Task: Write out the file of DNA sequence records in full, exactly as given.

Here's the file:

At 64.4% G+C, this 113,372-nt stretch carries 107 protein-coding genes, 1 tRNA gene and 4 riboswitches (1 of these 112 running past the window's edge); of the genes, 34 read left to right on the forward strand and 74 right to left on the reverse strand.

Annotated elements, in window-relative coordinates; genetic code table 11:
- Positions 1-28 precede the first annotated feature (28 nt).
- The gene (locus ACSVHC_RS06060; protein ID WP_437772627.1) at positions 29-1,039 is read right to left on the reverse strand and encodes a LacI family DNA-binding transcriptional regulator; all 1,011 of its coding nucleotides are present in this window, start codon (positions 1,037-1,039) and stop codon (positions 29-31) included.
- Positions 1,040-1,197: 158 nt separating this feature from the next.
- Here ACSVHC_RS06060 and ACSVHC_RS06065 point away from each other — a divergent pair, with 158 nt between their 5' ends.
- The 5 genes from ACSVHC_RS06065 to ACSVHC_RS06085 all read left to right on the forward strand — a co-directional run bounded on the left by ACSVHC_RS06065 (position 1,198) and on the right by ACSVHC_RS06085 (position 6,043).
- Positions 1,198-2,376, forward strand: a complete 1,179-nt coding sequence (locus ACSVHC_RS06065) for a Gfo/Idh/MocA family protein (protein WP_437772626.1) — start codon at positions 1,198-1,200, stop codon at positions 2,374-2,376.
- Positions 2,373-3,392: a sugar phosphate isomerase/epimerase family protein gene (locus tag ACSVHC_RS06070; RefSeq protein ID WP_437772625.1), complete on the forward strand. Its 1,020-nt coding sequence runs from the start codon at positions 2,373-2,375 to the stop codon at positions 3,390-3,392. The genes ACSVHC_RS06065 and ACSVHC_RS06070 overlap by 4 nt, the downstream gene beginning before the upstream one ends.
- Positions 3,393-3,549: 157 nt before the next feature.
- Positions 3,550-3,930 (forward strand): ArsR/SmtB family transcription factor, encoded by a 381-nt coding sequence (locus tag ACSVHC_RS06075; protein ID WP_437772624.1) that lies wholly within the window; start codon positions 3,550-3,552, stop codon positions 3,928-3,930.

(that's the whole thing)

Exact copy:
At 64.4% G+C, this 113,372-nt stretch carries 107 protein-coding genes, 1 tRNA gene and 4 riboswitches (1 of these 112 running past the window's edge); of the genes, 34 read left to right on the forward strand and 74 right to left on the reverse strand.

Annotated elements, in window-relative coordinates; genetic code table 11:
- Positions 1-28 precede the first annotated feature (28 nt).
- The gene (locus ACSVHC_RS06060; protein ID WP_437772627.1) at positions 29-1,039 is read right to left on the reverse strand and encodes a LacI family DNA-binding transcriptional regulator; all 1,011 of its coding nucleotides are present in this window, start codon (positions 1,037-1,039) and stop codon (positions 29-31) included.
- Positions 1,040-1,197: 158 nt separating this feature from the next.
- Here ACSVHC_RS06060 and ACSVHC_RS06065 point away from each other — a divergent pair, with 158 nt between their 5' ends.
- The 5 genes from ACSVHC_RS06065 to ACSVHC_RS06085 all read left to right on the forward strand — a co-directional run bounded on the left by ACSVHC_RS06065 (position 1,198) and on the right by ACSVHC_RS06085 (position 6,043).
- Positions 1,198-2,376, forward strand: a complete 1,179-nt coding sequence (locus ACSVHC_RS06065) for a Gfo/Idh/MocA family protein (protein WP_437772626.1) — start codon at positions 1,198-1,200, stop codon at positions 2,374-2,376.
- Positions 2,373-3,392: a sugar phosphate isomerase/epimerase family protein gene (locus tag ACSVHC_RS06070; RefSeq protein ID WP_437772625.1), complete on the forward strand. Its 1,020-nt coding sequence runs from the start codon at positions 2,373-2,375 to the stop codon at positions 3,390-3,392. The genes ACSVHC_RS06065 and ACSVHC_RS06070 overlap by 4 nt, the downstream gene beginning before the upstream one ends.
- Positions 3,393-3,549: 157 nt before the next feature.
- Positions 3,550-3,930 (forward strand): ArsR/SmtB family transcription factor, encoded by a 381-nt coding sequence (locus tag ACSVHC_RS06075; protein ID WP_437772624.1) that lies wholly within the window; start codon positions 3,550-3,552, stop codon positions 3,928-3,930.